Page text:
The journey of a 1000 miles begins with a single step

Karma

We don’t have to resign ourselves to “our karma”

Some people think karma is fate. “It must be my karma,” they sigh, resigning themselves to some calamity. But karma doesn’t have to be bad. It can be good. And we make our own karma. Every thought, feeling, and deed sows a habitual karmic seed in our mind that ripens into a corresponding positive, negative, or neutral experience. Anger and jealousy manifest as painful, unhappy experiences. Selfless, joyful thoughts and feelings flower into wondrous, fulfilling experiences.

So we don’t have to resign ourselves to “our karma.” We control our karma. Every moment is a new juncture, a chance to improve our way of thinking and thus our circumstances. This principle of interdependent causation is the bedrock of the Buddha’s first teachings, the four noble truths.

– Tulku Thondup Rinpoche

Just Dharma Quotes

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Actions are irreversible

Countless rebirths lie ahead, both good and bad. The effects of karma (actions) are inevitable, and in previous lifetimes we have accumulated negative karma which will inevitably have its fruition in this or future lives. Just as someone witnessed by police in a criminal act will eventually be caught and punished, so we too must face the consequences of faulty actions we have committed in the past, there is no way to be at ease; those actions are irreversible; we must eventually undergo their effects.

– 14th Dalai Lama

from the book “Kindness, Clarity, and Insight”


When anger arises

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Thich Nhat Hanh Philosophy & Practice


Thoughts, compassion, and poison

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Thich Nhat Hanh Quote Collective


Blame

The purpose of acknowledging the law of karma is instructive, not punitive.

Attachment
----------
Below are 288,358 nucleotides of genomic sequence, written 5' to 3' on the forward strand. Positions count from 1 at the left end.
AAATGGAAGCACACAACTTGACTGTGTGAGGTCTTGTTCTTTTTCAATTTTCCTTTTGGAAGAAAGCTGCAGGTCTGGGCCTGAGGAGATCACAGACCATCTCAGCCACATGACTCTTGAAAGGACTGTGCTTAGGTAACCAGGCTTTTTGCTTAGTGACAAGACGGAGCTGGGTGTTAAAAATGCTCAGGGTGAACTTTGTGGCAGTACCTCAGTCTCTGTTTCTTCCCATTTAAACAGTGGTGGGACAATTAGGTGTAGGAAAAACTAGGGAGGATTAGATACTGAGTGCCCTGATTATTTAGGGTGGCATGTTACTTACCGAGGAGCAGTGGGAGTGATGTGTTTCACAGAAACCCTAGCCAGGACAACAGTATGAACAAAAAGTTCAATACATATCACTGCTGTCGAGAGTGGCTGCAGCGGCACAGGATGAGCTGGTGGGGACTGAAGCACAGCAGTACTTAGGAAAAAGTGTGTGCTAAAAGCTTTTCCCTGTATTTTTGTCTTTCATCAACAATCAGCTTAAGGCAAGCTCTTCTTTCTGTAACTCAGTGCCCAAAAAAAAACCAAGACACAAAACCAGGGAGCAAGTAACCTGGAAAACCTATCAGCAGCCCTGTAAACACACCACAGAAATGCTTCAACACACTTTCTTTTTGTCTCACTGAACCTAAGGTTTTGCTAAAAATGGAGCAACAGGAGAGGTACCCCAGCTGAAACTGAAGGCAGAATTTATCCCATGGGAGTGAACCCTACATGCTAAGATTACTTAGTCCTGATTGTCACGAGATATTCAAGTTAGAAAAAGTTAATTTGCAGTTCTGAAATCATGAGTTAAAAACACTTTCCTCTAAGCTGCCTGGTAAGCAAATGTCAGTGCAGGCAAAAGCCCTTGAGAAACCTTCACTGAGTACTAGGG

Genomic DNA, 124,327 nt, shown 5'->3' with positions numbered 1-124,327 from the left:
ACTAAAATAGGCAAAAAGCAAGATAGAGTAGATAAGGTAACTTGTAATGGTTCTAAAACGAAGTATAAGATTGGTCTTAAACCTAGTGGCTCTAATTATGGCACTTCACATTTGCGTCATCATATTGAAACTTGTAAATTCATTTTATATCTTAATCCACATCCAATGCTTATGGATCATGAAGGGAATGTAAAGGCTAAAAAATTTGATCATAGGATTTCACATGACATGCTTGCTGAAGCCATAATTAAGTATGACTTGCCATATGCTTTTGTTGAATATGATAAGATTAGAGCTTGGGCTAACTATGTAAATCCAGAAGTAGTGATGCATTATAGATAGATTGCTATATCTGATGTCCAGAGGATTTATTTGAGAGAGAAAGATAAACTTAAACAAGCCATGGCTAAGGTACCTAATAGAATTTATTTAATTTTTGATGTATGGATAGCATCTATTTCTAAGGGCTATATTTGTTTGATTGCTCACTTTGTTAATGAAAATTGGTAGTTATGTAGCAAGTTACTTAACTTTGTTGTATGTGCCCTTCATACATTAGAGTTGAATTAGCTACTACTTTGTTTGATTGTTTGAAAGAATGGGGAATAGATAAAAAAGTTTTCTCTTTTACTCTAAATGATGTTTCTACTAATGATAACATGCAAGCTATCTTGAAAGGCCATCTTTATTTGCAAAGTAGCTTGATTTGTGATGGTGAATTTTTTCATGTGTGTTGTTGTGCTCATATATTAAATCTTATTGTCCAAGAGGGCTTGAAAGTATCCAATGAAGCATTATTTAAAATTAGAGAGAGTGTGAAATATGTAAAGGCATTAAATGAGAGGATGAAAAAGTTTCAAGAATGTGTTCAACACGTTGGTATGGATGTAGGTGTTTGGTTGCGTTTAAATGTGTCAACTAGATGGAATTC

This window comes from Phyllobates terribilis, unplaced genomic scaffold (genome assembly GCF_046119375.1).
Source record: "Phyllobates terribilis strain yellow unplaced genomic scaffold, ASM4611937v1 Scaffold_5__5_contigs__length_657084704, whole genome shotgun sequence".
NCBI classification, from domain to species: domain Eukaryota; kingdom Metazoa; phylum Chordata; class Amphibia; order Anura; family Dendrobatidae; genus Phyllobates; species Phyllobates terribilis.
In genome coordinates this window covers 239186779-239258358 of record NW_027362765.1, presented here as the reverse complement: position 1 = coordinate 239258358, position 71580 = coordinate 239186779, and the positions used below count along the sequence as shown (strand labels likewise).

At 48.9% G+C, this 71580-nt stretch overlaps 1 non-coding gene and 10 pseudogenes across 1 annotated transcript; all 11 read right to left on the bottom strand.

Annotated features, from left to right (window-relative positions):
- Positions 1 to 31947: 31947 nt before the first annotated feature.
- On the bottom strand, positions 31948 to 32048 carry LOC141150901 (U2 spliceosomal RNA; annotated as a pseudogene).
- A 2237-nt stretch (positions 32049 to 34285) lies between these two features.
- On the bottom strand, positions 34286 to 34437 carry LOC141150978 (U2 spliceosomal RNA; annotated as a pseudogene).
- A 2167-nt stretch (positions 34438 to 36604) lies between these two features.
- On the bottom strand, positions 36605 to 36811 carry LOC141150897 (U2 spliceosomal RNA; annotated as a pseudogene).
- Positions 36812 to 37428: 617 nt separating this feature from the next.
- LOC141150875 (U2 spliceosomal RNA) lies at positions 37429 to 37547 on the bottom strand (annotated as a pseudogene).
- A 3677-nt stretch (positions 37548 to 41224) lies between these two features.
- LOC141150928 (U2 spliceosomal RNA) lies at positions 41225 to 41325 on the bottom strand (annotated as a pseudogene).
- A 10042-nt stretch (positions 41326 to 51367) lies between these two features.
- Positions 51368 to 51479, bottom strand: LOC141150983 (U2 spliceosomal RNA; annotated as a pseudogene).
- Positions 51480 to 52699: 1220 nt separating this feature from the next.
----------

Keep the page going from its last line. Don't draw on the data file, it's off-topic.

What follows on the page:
greatmiddleway.wordpress.com

April 15, 2018

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Whether we assign blame to others or ourselves, the negative emotion that accompanies blame is unskillful. Blame entails not only assigning responsibility for an unwelcome consequence, but also imputing malice or evil intent to the one performing the act.

The law of karma, as taught by the Buddha Shakyamuni, lies beyond all concepts of human morality, right and wrong, good and evil. It is merely the understanding that causes produce effects. Gravity does not intend for us to fall and hurt ourselves when we trip; fire does not intend to cause us pain when our skin is burned by a flame.

When water comes in contact with a surface, that surface becomes wet. We do not blame the water for making the surface wet –that is its nature. Similarly, when our wrong views (ignorance of the nature of self and all phenomena) and afflicted emotions (attachment, aversion, and indifference) lead us to act in unskillful ways, there is no question of guilt and blame.

The purpose of acknowledging the law of karma is instructive, not punitive. When we understand that there is a relationship of cause and effect between our actions and the consequences we experience, we are liberated from victimhood. We are no longer subject to a random universe where evil befalls us without rhyme or reason. We are free to make our own way.